The Development of Professional Counseling in Uganda: Current Status and Future Trends

By Senyonyi, Ruth M.; Ochieng, Lois A. et al. | Journal of Counseling and Development : JCD, October 2012 | Go to article overview

The Development of Professional Counseling in Uganda: Current Status and Future Trends


Senyonyi, Ruth M., Ochieng, Lois A., Sells, James, Journal of Counseling and Development : JCD


The Republic of Uganda is a landlocked country in East Africa covering 241,038 square kilometers with a population of 33.4 million people (U.S. Department of State, Bureau of African Affairs, n.d.). It is about the same size as the state of Oregon, in the United States, but with a population 10 times larger. It is bordered by Kenya, South Sudan, the Democratic Republic of the Congo (DRC), Rwanda, and Tanzania. Uganda has an equatorial climate modified by its altitude (1,000-1,500 meters above sea level) with rainfall that can reach 2,000 millimeters per year (Government of Uganda, 2008).

Uganda is a country with diverse cultures and several ethnicities. There are 17 ethnic tribes, the largest being Baganda (17%), Banyankole/Bahima (10%), Basoga (8%), Bakiga (7%), Banyarwanda (6%), Langi (6%), Acholi (5%), Bagisu (5%), Lugbara (4%), Banyoro (3%), Batoro (3%), and Karamajong (2%; U.S. Department of State, Bureau of African Affairs, n.d.). There are 45 individual languages and dialects in Uganda, with English as the official language. Other widely spoken languages include Luganda and Swahili. The main religions are Christianity (85%), Islam (12%), and other faiths (3%). Uganda's population is predominantly rural with a high density in the southern regions. The World Bank (n.d.) indicates Uganda as a low-income developing country with a gross domestic product of $17 billion in 2010. It is an agro-based economy that produces coffee, tea, cotton, bananas, potatoes, millet, and corn.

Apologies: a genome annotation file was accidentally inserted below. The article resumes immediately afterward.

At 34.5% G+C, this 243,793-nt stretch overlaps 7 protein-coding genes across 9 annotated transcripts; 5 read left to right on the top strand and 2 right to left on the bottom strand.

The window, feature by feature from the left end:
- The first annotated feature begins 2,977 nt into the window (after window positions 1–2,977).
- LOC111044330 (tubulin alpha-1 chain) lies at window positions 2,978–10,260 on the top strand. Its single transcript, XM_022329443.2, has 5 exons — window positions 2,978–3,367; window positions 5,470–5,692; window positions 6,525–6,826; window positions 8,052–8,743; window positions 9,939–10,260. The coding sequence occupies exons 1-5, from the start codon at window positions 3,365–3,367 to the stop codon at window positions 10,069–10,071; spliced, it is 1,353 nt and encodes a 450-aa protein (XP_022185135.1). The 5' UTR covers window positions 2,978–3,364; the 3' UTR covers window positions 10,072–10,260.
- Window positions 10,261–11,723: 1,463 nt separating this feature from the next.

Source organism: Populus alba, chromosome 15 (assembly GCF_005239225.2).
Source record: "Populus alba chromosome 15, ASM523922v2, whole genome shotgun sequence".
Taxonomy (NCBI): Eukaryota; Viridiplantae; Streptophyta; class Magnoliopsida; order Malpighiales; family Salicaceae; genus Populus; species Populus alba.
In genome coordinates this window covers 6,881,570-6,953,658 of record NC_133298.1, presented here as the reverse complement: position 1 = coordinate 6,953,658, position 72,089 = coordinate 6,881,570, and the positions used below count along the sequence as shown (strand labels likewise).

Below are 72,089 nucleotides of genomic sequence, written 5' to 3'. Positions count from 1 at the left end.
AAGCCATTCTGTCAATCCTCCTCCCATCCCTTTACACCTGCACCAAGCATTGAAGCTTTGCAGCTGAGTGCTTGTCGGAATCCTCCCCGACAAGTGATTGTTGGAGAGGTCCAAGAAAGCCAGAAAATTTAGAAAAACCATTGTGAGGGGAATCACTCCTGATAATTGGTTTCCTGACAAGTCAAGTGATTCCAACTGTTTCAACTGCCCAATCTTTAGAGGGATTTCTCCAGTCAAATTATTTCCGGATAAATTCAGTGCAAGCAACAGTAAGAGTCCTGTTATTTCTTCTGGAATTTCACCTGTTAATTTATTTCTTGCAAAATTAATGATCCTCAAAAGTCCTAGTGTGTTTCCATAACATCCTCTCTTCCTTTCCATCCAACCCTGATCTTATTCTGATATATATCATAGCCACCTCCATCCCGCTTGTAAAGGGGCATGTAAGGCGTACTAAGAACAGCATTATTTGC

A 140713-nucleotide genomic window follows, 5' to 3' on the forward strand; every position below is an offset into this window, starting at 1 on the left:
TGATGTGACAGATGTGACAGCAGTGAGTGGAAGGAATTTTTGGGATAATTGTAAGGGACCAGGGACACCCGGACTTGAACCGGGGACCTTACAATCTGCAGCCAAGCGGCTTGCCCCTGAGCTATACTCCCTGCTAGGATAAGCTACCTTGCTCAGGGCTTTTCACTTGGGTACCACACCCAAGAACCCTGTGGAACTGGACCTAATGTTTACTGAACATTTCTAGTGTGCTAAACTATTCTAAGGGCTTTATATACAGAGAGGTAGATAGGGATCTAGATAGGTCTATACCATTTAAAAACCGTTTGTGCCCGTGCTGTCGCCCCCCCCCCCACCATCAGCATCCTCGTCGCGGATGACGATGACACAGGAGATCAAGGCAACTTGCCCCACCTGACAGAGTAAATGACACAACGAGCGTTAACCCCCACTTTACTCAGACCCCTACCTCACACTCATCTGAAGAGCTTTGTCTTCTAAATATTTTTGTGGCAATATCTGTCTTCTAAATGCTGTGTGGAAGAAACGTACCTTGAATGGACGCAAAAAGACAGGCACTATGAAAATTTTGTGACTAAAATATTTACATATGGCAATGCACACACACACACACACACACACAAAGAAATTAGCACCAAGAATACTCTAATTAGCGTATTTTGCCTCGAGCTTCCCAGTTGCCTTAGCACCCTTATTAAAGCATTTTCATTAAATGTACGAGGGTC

Present-day Uganda began with the establishment of a protectorate by the British over the kingdom of Buganda in 1894. In 1962, Uganda gained independence; was granted self-rule; and, in 1967, was proclaimed a republic (Leguineche & Ibingira, 1991). Uganda became notorious for its human rights abuses during the military dictatorship of Idi Amin (1971-1979) when thousands of Ugandans were killed. The current president, Yoweri Kaguta Museveni (1986-present), brought relative stability with democratic reforms and improved human rights. However, the present government has been riddled with civil war, where, for 30 years, the Lord's Resistance Army (LRA) has waged a guerrilla war from bases in northern Uganda, the DRC, and South Sudan. In addition, the circumstances of corruption, poverty, instability, and diseases, especially HIV/AIDS and malaria, have led to poor mental and general psychosocial ill health.

* The Development of Counseling in Uganda

Counseling in Uganda can trace its roots and foundations in three areas: the nonformal guidance system offered in the traditional culture, clan, and family; guidance and counseling offered in schools for choosing subjects and careers; and counseling offered to curb the 30-year epidemic of HIV/AIDS (Senyonyi & Ochieng, in press).

Traditional Culture and the Nonformal Guidance System

The traditional cultures upheld their legacies and passed on what was important through the nuclear family, extended families, and the community. These, in turn, were expected to meet the needs of guidance and support of members at fundamental life events, such as pregnancy, birth, adolescence, marriage, and death. The parents, aunts, uncles, grandparents, elders, and members of the community had clear roles and responsibilities for the well-being of the community. Traditional religions played their part in that counseling was performed in accordance with cultural and religious beliefs. This traditional counseling is more community oriented, unlike counseling in Western countries, which tends to be more subjective, personal, and tailored to the individual. However, this very important role of family and community support is disintegrating with fast-growing urbanization and individualism, hence the need for professionalized counseling (Senyonyi & Ochieng, in press).